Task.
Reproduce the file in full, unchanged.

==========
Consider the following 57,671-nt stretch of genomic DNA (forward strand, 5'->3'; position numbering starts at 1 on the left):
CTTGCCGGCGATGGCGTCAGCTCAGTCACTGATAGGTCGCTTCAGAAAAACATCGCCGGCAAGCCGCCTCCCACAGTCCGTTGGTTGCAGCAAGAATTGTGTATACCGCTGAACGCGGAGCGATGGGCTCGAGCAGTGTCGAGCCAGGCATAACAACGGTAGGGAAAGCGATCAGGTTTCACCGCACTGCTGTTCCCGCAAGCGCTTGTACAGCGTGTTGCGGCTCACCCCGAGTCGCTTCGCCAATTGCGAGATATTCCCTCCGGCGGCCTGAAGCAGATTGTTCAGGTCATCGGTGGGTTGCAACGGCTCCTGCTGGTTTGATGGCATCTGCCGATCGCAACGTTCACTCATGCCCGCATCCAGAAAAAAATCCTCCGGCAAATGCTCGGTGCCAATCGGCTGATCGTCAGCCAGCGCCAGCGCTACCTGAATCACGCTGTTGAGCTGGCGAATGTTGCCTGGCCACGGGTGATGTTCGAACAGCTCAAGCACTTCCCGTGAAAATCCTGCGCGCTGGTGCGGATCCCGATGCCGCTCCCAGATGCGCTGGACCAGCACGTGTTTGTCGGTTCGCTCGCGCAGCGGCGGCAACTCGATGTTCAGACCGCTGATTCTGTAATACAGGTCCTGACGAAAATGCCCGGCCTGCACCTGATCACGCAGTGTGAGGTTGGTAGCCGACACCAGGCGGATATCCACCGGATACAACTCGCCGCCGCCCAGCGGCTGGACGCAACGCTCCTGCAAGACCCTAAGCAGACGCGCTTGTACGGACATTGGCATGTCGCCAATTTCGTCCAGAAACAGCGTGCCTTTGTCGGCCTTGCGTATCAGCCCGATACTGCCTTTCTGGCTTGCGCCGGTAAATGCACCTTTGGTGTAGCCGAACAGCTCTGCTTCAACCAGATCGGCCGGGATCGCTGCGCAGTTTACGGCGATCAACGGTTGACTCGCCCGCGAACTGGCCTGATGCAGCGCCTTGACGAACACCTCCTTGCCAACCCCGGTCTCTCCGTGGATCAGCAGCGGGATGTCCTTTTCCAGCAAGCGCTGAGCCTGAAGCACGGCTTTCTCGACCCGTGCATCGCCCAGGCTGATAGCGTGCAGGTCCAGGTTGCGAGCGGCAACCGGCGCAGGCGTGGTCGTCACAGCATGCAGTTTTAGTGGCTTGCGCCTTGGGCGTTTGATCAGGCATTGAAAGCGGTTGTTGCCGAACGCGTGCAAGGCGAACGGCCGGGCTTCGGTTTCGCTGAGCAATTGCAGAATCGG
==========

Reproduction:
Consider the following 57,671-nt stretch of genomic DNA (forward strand, 5'->3'; position numbering starts at 1 on the left):
CTTGCCGGCGATGGCGTCAGCTCAGTCACTGATAGGTCGCTTCAGAAAAACATCGCCGGCAAGCCGCCTCCCACAGTCCGTTGGTTGCAGCAAGAATTGTGTATACCGCTGAACGCGGAGCGATGGGCTCGAGCAGTGTCGAGCCAGGCATAACAACGGTAGGGAAAGCGATCAGGTTTCACCGCACTGCTGTTCCCGCAAGCGCTTGTACAGCGTGTTGCGGCTCACCCCGAGTCGCTTCGCCAATTGCGAGATATTCCCTCCGGCGGCCTGAAGCAGATTGTTCAGGTCATCGGTGGGTTGCAACGGCTCCTGCTGGTTTGATGGCATCTGCCGATCGCAACGTTCACTCATGCCCGCATCCAGAAAAAAATCCTCCGGCAAATGCTCGGTGCCAATCGGCTGATCGTCAGCCAGCGCCAGCGCTACCTGAATCACGCTGTTGAGCTGGCGAATGTTGCCTGGCCACGGGTGATGTTCGAACAGCTCAAGCACTTCCCGTGAAAATCCTGCGCGCTGGTGCGGATCCCGATGCCGCTCCCAGATGCGCTGGACCAGCACGTGTTTGTCGGTTCGCTCGCGCAGCGGCGGCAACTCGATGTTCAGACCGCTGATTCTGTAATACAGGTCCTGACGAAAATGCCCGGCCTGCACCTGATCACGCAGTGTGAGGTTGGTAGCCGACACCAGGCGGATATCCACCGGATACAACTCGCCGCCGCCCAGCGGCTGGACGCAACGCTCCTGCAAGACCCTAAGCAGACGCGCTTGTACGGACATTGGCATGTCGCCAATTTCGTCCAGAAACAGCGTGCCTTTGTCGGCCTTGCGTATCAGCCCGATACTGCCTTTCTGGCTTGCGCCGGTAAATGCACCTTTGGTGTAGCCGAACAGCTCTGCTTCAACCAGATCGGCCGGGATCGCTGCGCAGTTTACGGCGATCAACGGTTGACTCGCCCGCGAACTGGCCTGATGCAGCGCCTTGACGAACACCTCCTTGCCAACCCCGGTCTCTCCGTGGATCAGCAGCGGGATGTCCTTTTCCAGCAAGCGCTGAGCCTGAAGCACGGCTTTCTCGACCCGTGCATCGCCCAGGCTGATAGCGTGCAGGTCCAGGTTGCGAGCGGCAACCGGCGCAGGCGTGGTCGTCACAGCATGCAGTTTTAGTGGCTTGCGCCTTGGGCGTTTGATCAGGCATTGAAAGCGGTTGTTGCCGAACGCGTGCAAGGCGAACGGCCGGGCTTCGGTTTCGCTGAGCAATTGCAGAATCGG